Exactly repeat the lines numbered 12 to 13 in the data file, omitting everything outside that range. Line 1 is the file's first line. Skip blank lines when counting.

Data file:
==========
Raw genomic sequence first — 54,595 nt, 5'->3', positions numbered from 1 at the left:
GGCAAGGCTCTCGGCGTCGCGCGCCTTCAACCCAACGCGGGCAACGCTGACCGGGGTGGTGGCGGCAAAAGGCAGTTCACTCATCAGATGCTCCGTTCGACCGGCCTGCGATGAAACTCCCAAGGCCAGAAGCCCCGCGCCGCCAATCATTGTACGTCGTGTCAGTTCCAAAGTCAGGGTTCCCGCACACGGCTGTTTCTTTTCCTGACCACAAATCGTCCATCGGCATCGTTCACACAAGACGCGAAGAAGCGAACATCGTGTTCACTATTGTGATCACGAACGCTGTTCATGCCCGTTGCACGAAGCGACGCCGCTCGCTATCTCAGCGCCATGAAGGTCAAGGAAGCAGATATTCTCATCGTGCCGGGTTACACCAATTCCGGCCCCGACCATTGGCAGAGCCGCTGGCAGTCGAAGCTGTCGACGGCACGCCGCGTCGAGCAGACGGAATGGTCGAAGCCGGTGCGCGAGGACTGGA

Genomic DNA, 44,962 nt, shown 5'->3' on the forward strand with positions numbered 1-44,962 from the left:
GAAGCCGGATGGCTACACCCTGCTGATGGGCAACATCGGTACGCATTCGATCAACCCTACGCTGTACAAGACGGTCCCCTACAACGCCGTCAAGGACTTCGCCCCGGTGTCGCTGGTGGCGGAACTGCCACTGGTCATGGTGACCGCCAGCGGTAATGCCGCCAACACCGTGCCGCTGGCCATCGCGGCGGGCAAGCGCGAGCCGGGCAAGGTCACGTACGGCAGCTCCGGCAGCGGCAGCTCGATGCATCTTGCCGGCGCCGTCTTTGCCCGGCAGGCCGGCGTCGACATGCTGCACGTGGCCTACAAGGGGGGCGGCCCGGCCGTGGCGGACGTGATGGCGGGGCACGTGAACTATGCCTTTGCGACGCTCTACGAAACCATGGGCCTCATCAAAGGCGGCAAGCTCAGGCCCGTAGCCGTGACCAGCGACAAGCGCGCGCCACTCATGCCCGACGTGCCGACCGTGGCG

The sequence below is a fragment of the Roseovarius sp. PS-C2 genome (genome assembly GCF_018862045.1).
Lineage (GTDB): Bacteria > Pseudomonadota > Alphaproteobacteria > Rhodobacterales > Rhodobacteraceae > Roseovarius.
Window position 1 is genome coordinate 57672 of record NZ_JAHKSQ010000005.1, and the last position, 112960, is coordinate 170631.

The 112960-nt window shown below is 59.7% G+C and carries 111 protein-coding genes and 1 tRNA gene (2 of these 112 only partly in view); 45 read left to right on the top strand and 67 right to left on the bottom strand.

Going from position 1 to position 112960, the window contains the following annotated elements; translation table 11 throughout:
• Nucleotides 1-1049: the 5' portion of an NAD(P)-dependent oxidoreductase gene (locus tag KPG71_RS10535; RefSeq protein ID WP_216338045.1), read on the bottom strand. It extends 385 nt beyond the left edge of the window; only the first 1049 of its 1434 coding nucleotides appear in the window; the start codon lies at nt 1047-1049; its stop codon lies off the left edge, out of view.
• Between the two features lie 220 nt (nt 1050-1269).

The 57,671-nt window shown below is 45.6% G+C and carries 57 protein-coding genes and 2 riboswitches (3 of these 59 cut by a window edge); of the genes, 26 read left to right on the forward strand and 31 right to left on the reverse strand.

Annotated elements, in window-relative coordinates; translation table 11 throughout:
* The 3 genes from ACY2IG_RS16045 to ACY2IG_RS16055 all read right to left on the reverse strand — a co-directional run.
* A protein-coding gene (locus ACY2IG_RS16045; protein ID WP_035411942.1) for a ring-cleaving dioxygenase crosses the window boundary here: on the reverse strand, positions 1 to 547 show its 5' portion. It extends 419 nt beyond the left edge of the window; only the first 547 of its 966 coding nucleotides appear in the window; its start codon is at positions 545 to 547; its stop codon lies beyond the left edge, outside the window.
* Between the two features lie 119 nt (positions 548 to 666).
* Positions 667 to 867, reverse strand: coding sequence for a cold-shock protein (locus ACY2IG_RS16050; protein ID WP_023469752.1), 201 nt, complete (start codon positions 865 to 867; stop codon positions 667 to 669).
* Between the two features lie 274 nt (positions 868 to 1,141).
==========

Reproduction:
The 57,671-nt window shown below is 45.6% G+C and carries 57 protein-coding genes and 2 riboswitches (3 of these 59 cut by a window edge); of the genes, 26 read left to right on the forward strand and 31 right to left on the reverse strand.

Annotated elements, in window-relative coordinates; translation table 11 throughout: